Taking care of the self ( epimeleia heautou) is not just one of a great many topics associated with ancient ethics. Echoing Michel Foucault, we could say that the care of the self applies to all problematizations of life.

[German Version] (“world citizenship”), first attested in the cynic Diogenes of Sinope, who, asked about his origins, described himself as kosmopolitēs: citizen of the cosmos (from the Greek: κόσμος/kósmos, “world,” and πολίτης/polítēs, “citizen”; D. L. VI 63). Borrowed from the French cosmopolite

In: Religion Past and Present Online
Author: Moxter, Michael

grounded on a nickname: with Diogenes of Sinope (d. ca. 320 b.c.), a shameless and sarcastic pupil of Antisthenes, philosophy seemed to have gone “to the dogs” (Gk. kyōn, adj. kynikos). As “Socrates gone mad,” according to Plato, Diogenes attacked with a “quixotically evil tongue” (J. Burckhardt

In: The Encyclopedia of Christianity Online
Author: Figal, Günter

[German Version] a Greek philosophical school, believed to have been founded by a student of Socrates named Antisthenes (c. 455–360 bce), but whose truest representative was Diogenes of Sinope (died c. 320 bce). The name derives from Gk kýon, “dog,” an association explained by a comment of Philodem

In: Religion Past and Present Online
Bioethical Responses to the Viagrification of the Modern World
The impotency remedy Viagra is the fastest selling drug in history. It has grown beyond being simply a medical phenomenon, but has achieved the status of cultural icon, appearing on television as a pretext for jokes or even as a murder weapon. Viagra has socio-cultural implications that are not limited to sexuality. The Philosophy of Viagra offers a unique perspective as it examines the phenomenon of Viagra through ideas derived from more than two thousand years of philosophical reasoning. In philosophy, Eros has always had a central position. Since Plato, philosophy has held that desire is not only a medical but also a spiritual phenomenon and that scientific explanations claiming to give an exhaustive account of erotic perception are misleading. Philosophical ideas are able to debunk various scientific rationalizations of sexuality – one of which is the clinical-sexological discourse on Viagra. In this volume, several authors interpret Viagra through the lens of classical philosophy explicating the themes of immortality and hedonism. Others offer psychoanalytical considerations by confronting clinical sexology with psychological realities. Still others evoke intercultural aspects revealing the relative character of potency that the phenomenon of Viagra attempts to gloss over.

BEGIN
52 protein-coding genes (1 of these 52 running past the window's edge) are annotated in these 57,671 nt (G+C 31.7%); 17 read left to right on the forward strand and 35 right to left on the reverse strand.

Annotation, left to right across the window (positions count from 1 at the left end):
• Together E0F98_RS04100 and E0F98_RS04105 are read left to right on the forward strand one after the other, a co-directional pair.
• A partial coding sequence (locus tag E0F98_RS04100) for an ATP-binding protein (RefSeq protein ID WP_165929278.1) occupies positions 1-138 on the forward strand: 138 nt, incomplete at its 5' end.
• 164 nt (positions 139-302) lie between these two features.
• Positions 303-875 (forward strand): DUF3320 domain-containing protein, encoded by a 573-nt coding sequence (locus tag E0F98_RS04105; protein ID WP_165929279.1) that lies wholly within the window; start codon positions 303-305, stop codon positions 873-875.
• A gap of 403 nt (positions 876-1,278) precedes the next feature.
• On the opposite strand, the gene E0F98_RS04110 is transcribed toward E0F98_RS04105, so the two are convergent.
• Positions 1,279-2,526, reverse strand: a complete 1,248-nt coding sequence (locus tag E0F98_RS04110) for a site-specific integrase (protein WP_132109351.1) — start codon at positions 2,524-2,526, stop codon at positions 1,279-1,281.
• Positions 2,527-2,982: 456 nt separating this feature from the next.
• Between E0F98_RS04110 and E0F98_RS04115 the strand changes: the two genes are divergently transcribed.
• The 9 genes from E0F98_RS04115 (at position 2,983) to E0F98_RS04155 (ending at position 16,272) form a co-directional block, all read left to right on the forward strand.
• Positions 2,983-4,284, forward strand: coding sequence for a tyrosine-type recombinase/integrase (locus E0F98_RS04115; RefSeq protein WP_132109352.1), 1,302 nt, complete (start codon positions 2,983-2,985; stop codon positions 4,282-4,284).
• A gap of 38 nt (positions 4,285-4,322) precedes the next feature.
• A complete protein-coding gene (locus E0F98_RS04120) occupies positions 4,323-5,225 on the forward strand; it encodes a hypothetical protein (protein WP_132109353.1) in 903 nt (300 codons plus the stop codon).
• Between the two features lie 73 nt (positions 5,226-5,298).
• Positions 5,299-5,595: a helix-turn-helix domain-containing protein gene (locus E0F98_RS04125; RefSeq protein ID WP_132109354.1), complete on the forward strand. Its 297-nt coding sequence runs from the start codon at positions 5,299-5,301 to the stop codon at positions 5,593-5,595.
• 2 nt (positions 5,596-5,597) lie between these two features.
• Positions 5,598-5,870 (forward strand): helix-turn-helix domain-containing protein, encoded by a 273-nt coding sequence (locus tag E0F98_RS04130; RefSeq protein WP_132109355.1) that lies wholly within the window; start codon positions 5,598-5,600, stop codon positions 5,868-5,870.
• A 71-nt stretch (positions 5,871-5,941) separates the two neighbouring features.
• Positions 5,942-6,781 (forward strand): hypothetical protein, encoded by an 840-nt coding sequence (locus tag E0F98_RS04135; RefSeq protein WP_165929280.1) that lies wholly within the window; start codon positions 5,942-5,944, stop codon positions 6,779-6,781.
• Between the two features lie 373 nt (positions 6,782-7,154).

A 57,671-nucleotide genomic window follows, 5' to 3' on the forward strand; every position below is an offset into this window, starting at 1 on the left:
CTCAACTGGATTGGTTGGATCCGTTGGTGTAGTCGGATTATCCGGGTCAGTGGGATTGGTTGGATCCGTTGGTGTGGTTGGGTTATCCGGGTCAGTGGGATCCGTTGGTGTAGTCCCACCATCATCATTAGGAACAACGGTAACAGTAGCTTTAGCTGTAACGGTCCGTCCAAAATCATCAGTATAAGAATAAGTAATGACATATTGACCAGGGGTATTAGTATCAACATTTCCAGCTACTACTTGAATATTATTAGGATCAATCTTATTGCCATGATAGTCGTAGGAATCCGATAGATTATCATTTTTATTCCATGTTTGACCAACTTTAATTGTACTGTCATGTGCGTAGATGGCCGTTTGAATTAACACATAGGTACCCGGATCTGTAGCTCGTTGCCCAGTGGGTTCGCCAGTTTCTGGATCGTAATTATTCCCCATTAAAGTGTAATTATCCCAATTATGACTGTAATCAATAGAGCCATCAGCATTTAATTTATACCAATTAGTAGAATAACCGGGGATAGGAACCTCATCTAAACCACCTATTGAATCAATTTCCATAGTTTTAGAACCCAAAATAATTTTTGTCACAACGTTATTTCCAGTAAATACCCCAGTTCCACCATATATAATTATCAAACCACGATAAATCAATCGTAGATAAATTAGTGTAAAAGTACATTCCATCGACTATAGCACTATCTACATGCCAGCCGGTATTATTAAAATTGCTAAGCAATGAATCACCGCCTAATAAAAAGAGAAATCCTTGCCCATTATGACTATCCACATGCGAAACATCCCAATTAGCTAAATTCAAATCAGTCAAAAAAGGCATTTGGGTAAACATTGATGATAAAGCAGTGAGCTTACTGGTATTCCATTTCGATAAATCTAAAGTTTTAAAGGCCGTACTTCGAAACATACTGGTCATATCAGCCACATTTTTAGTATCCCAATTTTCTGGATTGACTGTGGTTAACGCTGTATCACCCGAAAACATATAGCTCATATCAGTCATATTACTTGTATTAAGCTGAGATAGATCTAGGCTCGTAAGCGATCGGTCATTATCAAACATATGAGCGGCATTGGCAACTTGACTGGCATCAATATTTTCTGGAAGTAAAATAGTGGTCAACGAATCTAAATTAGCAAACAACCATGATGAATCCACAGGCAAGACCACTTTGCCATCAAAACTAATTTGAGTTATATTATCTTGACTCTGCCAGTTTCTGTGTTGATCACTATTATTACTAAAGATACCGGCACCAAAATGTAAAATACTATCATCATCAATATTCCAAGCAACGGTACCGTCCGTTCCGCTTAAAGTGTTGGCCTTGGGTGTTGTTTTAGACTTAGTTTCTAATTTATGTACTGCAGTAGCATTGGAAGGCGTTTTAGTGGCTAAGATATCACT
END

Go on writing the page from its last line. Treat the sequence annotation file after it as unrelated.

Authors: Pleket, H.W. and Stroud, R.S.

celebrates Diogenes as οὐράνιος κύων: Diog.Laert. 6.76/77). Häusle also comments on IG I² 1014 [I³ 1261]; see SEG 39 334 bis. Entry metadata SEG entrySEG 39 1781Publication year1989TypeepigraphicalInscriptionCEG 120 | GV 1831 | IG I-2 1014 | IG I-3 1261ThemeEpigramsSelected Topics:Diogenes_of_Sinope

In: Supplementum Epigraphicum Graecum Online